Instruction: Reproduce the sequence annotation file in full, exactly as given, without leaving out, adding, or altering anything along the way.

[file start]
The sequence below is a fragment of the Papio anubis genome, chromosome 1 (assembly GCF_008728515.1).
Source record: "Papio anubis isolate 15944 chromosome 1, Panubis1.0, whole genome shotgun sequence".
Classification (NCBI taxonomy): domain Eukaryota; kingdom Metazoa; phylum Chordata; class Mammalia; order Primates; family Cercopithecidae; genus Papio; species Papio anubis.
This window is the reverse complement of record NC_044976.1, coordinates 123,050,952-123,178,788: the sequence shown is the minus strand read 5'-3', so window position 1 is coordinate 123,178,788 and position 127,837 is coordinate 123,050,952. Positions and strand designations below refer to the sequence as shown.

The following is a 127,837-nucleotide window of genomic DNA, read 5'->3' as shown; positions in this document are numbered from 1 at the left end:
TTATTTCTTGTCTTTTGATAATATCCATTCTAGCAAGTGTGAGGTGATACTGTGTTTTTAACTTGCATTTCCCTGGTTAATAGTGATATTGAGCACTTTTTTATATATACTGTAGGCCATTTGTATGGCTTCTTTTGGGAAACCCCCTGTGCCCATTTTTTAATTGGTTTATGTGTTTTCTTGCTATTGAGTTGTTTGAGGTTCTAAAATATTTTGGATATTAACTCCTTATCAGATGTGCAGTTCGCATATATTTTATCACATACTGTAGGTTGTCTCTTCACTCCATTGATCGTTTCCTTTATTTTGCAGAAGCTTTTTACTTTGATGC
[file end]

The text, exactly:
The sequence below is a fragment of the Papio anubis genome, chromosome 1 (assembly GCF_008728515.1).
Source record: "Papio anubis isolate 15944 chromosome 1, Panubis1.0, whole genome shotgun sequence".
Classification (NCBI taxonomy): domain Eukaryota; kingdom Metazoa; phylum Chordata; class Mammalia; order Primates; family Cercopithecidae; genus Papio; species Papio anubis.
This window is the reverse complement of record NC_044976.1, coordinates 123,050,952-123,178,788: the sequence shown is the minus strand read 5'-3', so window position 1 is coordinate 123,178,788 and position 127,837 is coordinate 123,050,952. Positions and strand designations below refer to the sequence as shown.

The following is a 127,837-nucleotide window of genomic DNA, read 5'->3' as shown; positions in this document are numbered from 1 at the left end:
TTATTTCTTGTCTTTTGATAATATCCATTCTAGCAAGTGTGAGGTGATACTGTGTTTTTAACTTGCATTTCCCTGGTTAATAGTGATATTGAGCACTTTTTTATATATACTGTAGGCCATTTGTATGGCTTCTTTTGGGAAACCCCCTGTGCCCATTTTTTAATTGGTTTATGTGTTTTCTTGCTATTGAGTTGTTTGAGGTTCTAAAATATTTTGGATATTAACTCCTTATCAGATGTGCAGTTCGCATATATTTTATCACATACTGTAGGTTGTCTCTTCACTCCATTGATCGTTTCCTTTATTTTGCAGAAGCTTTTTACTTTGATGC